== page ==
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Category Archives: Wine advice

Nine silly wine facts

winefacts

wine factsNine silly wine facts you probably didn’t know — or didn’t know you needed to know:

1. Two tablespoons of sweetened condensed milk has as many calories as one glass of wine, around 125. Knowing this, I expect the federal Centers for Disease Control to propose higher taxes and more regulation for sweetened condensed milk, as well as strategies to wean us off the stuff.

2. The Romans, the world’s second great wine culture, had wine writers (which no doubt hastened the collapse of the empire). Pliny the Elder, one of the most famous, wrote that second-rate wines “cannot properly be termed wines.” It’s a good thing he didn’t know about scores.

3. That no one but the super-rich can afford the best French wine is nothing new. In 1845, Fraser’s Magazine quoted a Bordeaux wine merchant, who complained that the leading French wines were not only too expensive, but that he wasn’t able find any to buy.

4. The French, whose wine industry was almost destroyed by the phylloxera pest at the end of the 19th and the beginning of the 20th centuries, probably discovered phylloxera — though they didn’t know it. French colonists in 16th century Florida were never able to grow grapes; the vines always died, and the descriptions of what happened seem to have indicated phylloxera.

5. The U.S. attitude toward regional wine — “I don’t need to drink it to know it isn’t any good” — may have its roots in 19th century English wine. Wrote Punch, a popular humor magazine: English wine needed four people to drink it: One victim, two to hold him down, and one other to pour the wine down his throat.

6. It sounds like an urban myth, but there does seem to be something called oenophobia — a fear of wine. Symptoms include anxiety, nervousness, embarrassment, or slight perspiration. In other words, everyone who drinks wine has probably suffered from it at one time or another.

7. The Code of Hammurabi, generally acknowledged as the first written set of civil law (around 1800 BC), included penalties for shady wine retailers: they were to be drowned. Maybe the three-tier system isn’t so bad after all.

8. The Greek philosopher Plato seems to have had the Wine Curmudgeon in mind: He said wine in moderation was important until 40; after that, you can drink as much as you want to cure the “crabbiness of old age” and “soften the hard cast of mind.”

9. The most important fruit crop in Napa Valley after World War II was prunes, and its cash value was higher than grapes as late as 1960. You may make of that what you will, given Napa’s standing as the epicenter of U.S. wine snobbery.

Do-it-yourself New Year’s wine resolutions for 2015

wine-diet

New Year's wine resolutionsWhat better post for the day after New Year’s than the Wine Curmudgeon’s second annual Do-it-yourself wine resolutions? Just click on the drop-down menus and select your wine resolutions for 2015. Those who get the blog via email or RSS may have to go the website to use the menus. The 2015 $10 Hall of Fame will post on Monday.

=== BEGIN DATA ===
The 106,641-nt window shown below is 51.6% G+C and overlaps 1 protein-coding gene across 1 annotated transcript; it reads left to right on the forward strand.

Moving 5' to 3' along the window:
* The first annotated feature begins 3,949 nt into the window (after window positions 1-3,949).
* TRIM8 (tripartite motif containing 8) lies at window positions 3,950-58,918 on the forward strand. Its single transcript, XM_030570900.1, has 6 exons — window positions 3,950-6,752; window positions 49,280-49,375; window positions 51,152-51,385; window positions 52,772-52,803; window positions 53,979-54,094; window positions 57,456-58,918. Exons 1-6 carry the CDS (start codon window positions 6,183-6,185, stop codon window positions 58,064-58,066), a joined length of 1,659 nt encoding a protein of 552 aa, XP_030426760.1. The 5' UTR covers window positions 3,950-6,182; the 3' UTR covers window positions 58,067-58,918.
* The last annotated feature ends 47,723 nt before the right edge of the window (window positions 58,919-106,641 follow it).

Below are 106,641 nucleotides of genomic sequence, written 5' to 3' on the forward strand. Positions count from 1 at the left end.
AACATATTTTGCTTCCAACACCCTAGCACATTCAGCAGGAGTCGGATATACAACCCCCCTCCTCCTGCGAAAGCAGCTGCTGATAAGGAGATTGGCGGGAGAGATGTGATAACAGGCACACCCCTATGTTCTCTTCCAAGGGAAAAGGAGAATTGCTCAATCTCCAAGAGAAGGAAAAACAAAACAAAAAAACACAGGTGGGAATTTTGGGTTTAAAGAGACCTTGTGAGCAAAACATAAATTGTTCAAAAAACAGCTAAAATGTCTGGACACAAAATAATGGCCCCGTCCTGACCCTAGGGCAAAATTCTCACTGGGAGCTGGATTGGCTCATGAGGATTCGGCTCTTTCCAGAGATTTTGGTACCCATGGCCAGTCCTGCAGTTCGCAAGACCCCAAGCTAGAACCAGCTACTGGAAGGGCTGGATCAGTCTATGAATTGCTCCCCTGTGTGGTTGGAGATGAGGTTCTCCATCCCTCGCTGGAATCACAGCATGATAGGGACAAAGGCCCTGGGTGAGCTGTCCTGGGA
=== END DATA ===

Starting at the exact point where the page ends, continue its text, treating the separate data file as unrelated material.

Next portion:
In 2015, I’m going to drink:

In 2015, wine scores will:

In 2015, I’m going to buy wine:

In 2015, the most important wine trend will be:

New Year’s resolution image from Mayor Gia, using a Creative Commons license

Ask the WC 6: Box wine, wine closeouts, open wine

wineadvice

wine questionsBecause the customers always have wine questions, and the Wine Curmudgeon has answers in this irregular feature. Ask me a wine-related question by clicking here.

Wine Curmudgeon:
Are there any box wines that you would find acceptable for someone who can’t afford $15 or $20 for wine every night?  I have been buying several of the Almaden wines and find them quite good. Are they, or is it just my unsophisticated taste buds? Could I be getting a better taste for my buck?
Bottles aren’t necessary

Dear Bottles:
Box wine comes in varying degrees of quality, just like wine in bottles. Many are of higher quality than the Alamaden, though they won’t be as sweet. You can try Bota Box, Black Box, Bandit/Three Thieves, and Big House, for example. But realize you don’t have to spend $15 or $20 for a bottle; check out the $10 Hall of Fame or the $10 wine link at the top of the page.

Curmudgeonly one:
How do wineries get rid of excess inventory, if they make too much and have to sell it off? Can you find good deals on wine this way?
Looking for a bargain

Dear Looking:
It’s difficult to do thanks to our friend, three-tier. Can’t have a warehouse sale, since it’s illegal, and it’s rare to find a wine retailer that specializes in closeouts and discontinued items like Big Lots because the process is so difficult. Some retailers buy excess wine and discount it, but there isn’t much rhyme or reason to how they do it. You need to find a good retailer and ask them to let you know when they have that kind of sale. In fact, most excess wine sits in a distributor warehouse until it is sold, returned, or destroyed (which is what multi-national Treasury did in 2013).

Wine Curmudgeon:
How long will an open bottle of wine stay good? Is there anything I can do to make it last longer?
Can’t drink a bottle in one sitting

Dear Can’t drink:
The answer to this used to be simple — if you didn’t finish an open bottle within 24 hours, it oxidized and tasted like bad brandy. Hence, closures like the VacuVin. But improvements in winemaking have complicated the issue, and I’ve had wine, including cheap wine, that stayed drinkable for a couple of days after it had been opened. My suggestion? Put it in the refrigerator and hope for the best if it’s there longer than 36 hours.

More Ask the Wine Curmudgeon:
Ask the WC 4: Green wine, screwcaps, mold
Ask the WC 3: Availability, prices, headaches
Ask the WC 2: Health, food pairings, weddings

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